What’s next for the rural sector?

In this article, Rory Kennedy, Rural Estates Partner for Chiene + Tait looks at likely upcoming regulations affecting the rural sector.

The Scottish rural sector has had to weather a barrage of legislative uncertainty in recent years. While Brexit remains an obvious focus, the Scottish Government continues to add uncertainties of its own. We are likely to see many proposed policy changes over the coming months:



Deer management has been the focus of a series of reports that are likely to crystallise into policy proposals later in 2019. Following on from the 2014 enquiry by the Rural Affairs, Climate Change and Environment Committee, Scottish Natural Heritage (SNH) were tasked with a detailed review of deer management groups and their effectiveness in managing our national deer herd in the public interest.

Deer management is a contentious topic and ‘public interest’ is a deeply subjective test, with commercial forestry and rewilding interests often conflicting with field sports and related tourism interests. A possible outcome will be increased centralised influence on local management policy, however there are considerable step-in powers for SNH under the current deer legislation.

A further SNH review has been carried out on lowland deer management, which does not have the advantage of large tracts of land under common management. These findings are likely to be incorporated into wider review. SNH are also reviewing some of the practicalities of deer management and we may see legal changes to the use of thermal and night-vision equipment, minimum training requirements for stalkers, and possible restrictions on lead ammunition.


Grouse Moor Management

This remains a key battle ground following an SNH report suggesting eagle disappearance rates were twice as high on managed moorland. This led to the current government review group, led by Professor Alan Werrity. One of the proposals being evaluated is the introduction of licences for driven grouse shoots. With raptor crime having low detection and conviction rates, this could allow shooting to be stopped or suspended as a result of suspicion of raptor crime. This has parallels with the existing ability to suspend general licences in geographic areas of suspected wildlife crime, but it does present some very significant concerns that lowering the burden of proof standard may be open to abuse in a politically charged and emotive area. It is perfectly plausible that we may see fictitious or presumptuous claims made.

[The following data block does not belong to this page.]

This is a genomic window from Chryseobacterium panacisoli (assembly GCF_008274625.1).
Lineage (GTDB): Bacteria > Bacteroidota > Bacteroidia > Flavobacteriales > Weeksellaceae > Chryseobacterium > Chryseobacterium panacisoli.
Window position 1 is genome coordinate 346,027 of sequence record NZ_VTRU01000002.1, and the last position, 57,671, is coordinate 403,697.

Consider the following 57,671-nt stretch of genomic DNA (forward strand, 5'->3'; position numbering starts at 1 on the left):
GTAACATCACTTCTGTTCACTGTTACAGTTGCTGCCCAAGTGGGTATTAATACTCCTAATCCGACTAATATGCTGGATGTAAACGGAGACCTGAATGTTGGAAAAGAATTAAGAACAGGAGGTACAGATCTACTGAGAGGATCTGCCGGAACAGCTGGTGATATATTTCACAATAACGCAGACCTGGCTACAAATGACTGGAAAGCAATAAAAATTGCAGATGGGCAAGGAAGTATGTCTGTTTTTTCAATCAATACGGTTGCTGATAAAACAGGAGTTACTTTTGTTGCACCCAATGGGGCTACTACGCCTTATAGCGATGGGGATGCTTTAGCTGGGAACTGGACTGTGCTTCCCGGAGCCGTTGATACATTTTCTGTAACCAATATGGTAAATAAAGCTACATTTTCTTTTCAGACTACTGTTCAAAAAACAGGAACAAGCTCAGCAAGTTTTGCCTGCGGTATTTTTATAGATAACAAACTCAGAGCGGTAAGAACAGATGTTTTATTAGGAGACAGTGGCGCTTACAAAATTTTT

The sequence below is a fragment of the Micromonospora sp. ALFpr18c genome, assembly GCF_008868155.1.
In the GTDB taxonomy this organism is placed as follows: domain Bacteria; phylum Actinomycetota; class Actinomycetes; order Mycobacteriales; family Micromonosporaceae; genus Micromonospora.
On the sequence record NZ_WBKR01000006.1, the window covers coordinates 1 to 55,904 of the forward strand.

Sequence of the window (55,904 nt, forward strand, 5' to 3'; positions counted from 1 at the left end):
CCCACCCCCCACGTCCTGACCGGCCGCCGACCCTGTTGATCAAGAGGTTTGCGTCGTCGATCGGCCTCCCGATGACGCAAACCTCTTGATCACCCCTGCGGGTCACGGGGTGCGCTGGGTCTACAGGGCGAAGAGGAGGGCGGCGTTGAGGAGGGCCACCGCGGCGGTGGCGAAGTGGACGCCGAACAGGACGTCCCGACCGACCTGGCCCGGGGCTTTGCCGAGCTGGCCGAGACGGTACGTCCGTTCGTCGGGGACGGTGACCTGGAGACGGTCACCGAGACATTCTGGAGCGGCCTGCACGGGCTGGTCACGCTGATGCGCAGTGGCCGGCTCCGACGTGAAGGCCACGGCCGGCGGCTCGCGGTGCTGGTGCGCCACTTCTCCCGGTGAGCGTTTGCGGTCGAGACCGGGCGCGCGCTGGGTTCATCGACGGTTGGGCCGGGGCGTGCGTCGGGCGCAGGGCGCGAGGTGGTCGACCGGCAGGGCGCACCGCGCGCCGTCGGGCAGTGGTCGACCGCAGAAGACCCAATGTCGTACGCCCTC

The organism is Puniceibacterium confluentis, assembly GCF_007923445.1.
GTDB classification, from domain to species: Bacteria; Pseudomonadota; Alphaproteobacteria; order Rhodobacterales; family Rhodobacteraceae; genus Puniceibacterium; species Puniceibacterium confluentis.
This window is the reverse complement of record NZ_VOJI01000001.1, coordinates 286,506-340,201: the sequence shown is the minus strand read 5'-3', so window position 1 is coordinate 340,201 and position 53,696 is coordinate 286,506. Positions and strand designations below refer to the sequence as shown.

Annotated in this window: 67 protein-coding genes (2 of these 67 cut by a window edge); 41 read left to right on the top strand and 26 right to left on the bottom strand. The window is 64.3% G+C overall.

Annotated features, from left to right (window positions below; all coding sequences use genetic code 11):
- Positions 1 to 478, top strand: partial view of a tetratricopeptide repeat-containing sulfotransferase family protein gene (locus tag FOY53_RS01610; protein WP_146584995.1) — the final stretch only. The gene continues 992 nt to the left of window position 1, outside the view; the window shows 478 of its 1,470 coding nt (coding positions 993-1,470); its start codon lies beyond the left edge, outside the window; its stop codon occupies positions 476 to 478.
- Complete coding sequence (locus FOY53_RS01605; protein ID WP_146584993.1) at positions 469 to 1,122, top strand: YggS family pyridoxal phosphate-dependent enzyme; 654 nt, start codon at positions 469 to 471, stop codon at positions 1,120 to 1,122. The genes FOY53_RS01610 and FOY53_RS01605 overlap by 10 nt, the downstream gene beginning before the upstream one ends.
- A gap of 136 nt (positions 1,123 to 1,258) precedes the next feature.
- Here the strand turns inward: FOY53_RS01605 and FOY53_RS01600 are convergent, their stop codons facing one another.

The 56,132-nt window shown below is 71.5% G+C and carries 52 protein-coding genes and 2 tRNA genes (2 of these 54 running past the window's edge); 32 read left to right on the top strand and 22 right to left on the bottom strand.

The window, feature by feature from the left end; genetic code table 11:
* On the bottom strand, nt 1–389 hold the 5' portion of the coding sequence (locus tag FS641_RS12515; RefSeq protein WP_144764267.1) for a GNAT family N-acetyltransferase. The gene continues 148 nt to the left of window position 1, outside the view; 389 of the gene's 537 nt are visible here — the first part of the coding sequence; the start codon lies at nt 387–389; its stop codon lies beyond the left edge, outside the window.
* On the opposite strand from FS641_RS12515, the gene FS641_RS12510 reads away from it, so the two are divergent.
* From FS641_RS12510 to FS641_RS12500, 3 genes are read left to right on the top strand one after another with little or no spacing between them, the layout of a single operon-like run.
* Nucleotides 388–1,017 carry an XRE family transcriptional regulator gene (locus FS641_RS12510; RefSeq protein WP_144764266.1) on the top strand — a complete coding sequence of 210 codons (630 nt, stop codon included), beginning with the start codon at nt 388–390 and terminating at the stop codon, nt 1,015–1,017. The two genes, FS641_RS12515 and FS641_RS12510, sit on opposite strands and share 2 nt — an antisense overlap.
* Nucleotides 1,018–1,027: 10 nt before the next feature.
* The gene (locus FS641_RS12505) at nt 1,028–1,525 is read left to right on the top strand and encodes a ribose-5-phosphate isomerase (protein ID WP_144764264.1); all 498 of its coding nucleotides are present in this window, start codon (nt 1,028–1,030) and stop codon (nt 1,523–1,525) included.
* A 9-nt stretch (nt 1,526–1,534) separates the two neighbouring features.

If the result is suspension of licences, this could have a catastrophic impact on a grouse shooting enterprise that will incur a year of running costs for possibly 2 months of income. As such, the principle of licencing may seem an acceptable solution but the application is fraught with legislative challenge Werrity is also considering mountain hare culling on grouse moors. However, the culling is largely necessitated by the significantly higher densities of hare on managed moor, so a total ban would be contrary to the evidence and is therefore unlikely.


General Licences

Following a judicial review by Wild Justice, Natural England’s (NE) panicked reaction led to the immediate restriction on general licences for the culling of carrion crows, wood pigeon and Canada

geese. The legal challenge focussed on how the current general licencing system addressed the need for an evidence-based application of culling under the European Birds Directive. The application of the directive is different in Scotland, which does not allow a direct legal comparison and NE has now returned to a largely unaltered form of the original licence. SNH will conduct a review of existing provisions over the summer; this is unlikely to impose any particularly onerous deviations from the current system.


Land Reform

In March 2019 the Scottish Land Commission published a report on the concentration of Scottish land ownership. The report suggested land concentration can hold back economic development in some parts of Scotland, but also that economies of scale were an advantage, and that land concretion issues extend to public bodies and NGOs. At the start of June 2019, Cabinet Secretary, Roseanna Cunningham, has formally invited the Land Commissioners to progress this work but no deliverable outcomes are likely in the immediate future.


If you have a query about any of the issues noted above, please contact Rory Kennedy Chiene + Tait’s Rural Estates Partner at mail@chiene.co.uk or call 0131 558 5800.